# Does it matter if the resistor is on top or below a voltage source

1. Apr 6, 2014

### Vishera

Does it matter if the resistor is on top or below a voltage source after doing a source transformation?

According to this picture from wikipiedia, the resistor is on top of the voltage source:

But even if the resistor (Z) was on the other side of the voltage source, it would still be equivalent to the current source parallel to Z, right? Because the current-voltage characteristic is still the same?

2. Apr 6, 2014

### mjhilger

Totally the same. Most designers use the lower line as the lowest voltage -V or gnd; as such the resistor is shown on the high side the the voltage source, but the results between A & B are just the same as you determined.

3. Apr 6, 2014

### phinds

Your choice of description ("on top or below") seems to me to be not only non-standard but inaccurate. you are talking about a series circuit and its equivalent parallel circuit. Rather than saying the resistor in the first diagram is "on top", it is better described as "in series with".

4. Apr 6, 2014

### jim hardy

it is so difficult to make ourselves slow down and speak unambiguously...
A question well stated is half answered.

"on top (above?) or below voltage source" refers to before the transformation. After the transformation it is alongside a current source.

do you mean: "if i started with the resistor drawn below instead of above the voltage source, that is between V- and B instead of between V+ and A, would the result of my transformation be the same, as shown on the right of my drawing?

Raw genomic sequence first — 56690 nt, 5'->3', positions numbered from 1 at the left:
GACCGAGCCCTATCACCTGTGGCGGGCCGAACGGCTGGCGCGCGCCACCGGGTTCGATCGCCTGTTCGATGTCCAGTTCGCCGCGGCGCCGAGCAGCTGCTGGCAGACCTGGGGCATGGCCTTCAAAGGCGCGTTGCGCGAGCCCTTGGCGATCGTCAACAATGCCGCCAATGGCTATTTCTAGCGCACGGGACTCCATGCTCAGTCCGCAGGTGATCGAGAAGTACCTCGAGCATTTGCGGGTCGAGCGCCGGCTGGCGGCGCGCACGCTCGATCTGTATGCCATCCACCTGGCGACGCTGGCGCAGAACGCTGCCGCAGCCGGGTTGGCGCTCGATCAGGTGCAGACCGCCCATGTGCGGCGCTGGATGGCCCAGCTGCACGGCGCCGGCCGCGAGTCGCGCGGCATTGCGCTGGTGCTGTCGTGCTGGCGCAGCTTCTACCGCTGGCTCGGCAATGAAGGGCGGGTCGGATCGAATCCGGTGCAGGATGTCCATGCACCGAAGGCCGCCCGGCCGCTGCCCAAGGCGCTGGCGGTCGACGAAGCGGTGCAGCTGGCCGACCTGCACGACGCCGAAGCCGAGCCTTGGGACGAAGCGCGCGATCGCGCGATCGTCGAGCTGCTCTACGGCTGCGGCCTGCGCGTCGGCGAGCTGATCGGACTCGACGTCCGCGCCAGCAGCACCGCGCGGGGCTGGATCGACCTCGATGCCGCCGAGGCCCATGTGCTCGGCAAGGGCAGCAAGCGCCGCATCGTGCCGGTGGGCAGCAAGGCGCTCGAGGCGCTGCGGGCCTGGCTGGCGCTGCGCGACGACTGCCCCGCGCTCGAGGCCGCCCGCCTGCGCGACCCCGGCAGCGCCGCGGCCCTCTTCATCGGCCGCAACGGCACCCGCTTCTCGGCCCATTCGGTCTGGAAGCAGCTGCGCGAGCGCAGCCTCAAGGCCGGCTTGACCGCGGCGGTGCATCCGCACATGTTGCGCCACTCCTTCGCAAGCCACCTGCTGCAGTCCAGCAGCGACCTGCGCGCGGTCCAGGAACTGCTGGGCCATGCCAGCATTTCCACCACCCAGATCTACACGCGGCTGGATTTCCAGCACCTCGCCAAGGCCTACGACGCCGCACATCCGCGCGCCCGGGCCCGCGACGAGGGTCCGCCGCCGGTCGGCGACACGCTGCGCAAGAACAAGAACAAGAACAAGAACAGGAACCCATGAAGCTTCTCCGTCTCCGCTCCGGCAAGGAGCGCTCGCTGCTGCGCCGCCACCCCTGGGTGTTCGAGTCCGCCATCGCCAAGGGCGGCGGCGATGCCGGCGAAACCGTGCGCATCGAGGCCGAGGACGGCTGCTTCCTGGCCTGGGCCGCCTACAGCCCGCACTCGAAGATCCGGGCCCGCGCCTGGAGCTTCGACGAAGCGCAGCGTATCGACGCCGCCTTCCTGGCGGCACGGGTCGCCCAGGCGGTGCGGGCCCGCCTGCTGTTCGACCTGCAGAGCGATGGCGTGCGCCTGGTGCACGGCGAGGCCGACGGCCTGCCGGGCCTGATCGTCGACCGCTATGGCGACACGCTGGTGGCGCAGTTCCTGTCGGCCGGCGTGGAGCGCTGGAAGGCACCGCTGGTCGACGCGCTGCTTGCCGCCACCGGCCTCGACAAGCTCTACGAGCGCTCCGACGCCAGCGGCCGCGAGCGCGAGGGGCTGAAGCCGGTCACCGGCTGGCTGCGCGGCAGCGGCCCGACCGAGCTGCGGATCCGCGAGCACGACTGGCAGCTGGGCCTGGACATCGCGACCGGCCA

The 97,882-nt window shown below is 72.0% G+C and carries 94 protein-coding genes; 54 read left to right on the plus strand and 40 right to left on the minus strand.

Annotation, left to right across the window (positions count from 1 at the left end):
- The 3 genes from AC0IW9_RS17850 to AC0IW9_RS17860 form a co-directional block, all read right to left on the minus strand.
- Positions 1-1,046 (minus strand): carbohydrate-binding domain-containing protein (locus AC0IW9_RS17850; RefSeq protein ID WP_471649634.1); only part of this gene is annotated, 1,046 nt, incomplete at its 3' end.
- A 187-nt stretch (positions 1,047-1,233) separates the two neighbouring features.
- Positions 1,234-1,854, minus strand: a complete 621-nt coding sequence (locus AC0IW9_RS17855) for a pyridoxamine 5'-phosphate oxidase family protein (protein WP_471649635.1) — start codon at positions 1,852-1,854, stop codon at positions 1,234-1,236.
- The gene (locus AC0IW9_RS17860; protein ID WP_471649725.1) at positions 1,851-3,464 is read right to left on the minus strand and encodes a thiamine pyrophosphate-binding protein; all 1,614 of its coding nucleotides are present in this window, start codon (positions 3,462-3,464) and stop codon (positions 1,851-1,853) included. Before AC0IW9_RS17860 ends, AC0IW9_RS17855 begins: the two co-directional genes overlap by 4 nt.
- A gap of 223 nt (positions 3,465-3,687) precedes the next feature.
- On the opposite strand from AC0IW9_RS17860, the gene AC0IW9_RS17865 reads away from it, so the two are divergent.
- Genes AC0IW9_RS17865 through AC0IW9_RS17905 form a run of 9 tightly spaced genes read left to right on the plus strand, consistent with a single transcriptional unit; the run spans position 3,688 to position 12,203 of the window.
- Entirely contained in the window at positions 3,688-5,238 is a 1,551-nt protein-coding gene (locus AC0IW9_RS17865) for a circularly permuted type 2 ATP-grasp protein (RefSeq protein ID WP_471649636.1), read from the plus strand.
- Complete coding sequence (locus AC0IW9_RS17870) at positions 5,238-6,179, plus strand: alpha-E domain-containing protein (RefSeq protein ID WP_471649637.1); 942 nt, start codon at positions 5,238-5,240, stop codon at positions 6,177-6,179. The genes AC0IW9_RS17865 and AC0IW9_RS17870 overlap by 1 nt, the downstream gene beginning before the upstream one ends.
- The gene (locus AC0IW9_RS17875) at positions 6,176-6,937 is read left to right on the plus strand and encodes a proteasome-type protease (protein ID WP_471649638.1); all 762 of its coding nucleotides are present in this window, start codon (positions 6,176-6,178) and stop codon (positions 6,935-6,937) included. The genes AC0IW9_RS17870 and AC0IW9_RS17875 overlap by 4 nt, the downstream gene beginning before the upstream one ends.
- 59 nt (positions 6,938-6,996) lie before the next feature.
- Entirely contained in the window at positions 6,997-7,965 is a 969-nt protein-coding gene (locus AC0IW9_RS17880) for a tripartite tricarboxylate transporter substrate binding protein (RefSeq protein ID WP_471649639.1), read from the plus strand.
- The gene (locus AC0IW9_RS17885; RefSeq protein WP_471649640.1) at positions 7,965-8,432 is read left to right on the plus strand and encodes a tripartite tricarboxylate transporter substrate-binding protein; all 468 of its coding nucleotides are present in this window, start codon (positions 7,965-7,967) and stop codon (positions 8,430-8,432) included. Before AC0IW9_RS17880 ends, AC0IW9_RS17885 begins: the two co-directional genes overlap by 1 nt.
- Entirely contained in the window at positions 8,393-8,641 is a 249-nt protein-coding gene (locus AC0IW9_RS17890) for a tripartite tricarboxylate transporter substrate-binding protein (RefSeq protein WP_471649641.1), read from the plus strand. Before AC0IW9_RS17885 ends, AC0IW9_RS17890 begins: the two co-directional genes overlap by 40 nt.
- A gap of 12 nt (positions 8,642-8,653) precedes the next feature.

Last edited: Apr 6, 2014
5. Apr 6, 2014

### davenn

incorrect

in the left diag, the resistor is in series with the load across A and B

in the right diag, the resistor is in parallel with the load across A and B

Dave

6. Apr 6, 2014

### phinds

The two circuits are legitimate equivalents so I'm not sure that distinction matters. The load sees identical circuits. The second is the Norton equivalent of the first (or, if you prefer, the first is the Thevenin equivalent of the second)

7. Apr 6, 2014

### mjhilger

I took the OP at the position that he understood the series Thevenin and parallel Norton equal. I understood the question to be "Does the series component ordering of the resistor and voltage source matter in the Thevenin circuit?" The answer to that question is NO. I took him to understand that the parallel Norton circuit was as stated and he just wanted clarification on the ordering. Hopefully if the OP was asking a different question, he will restate it more clearly.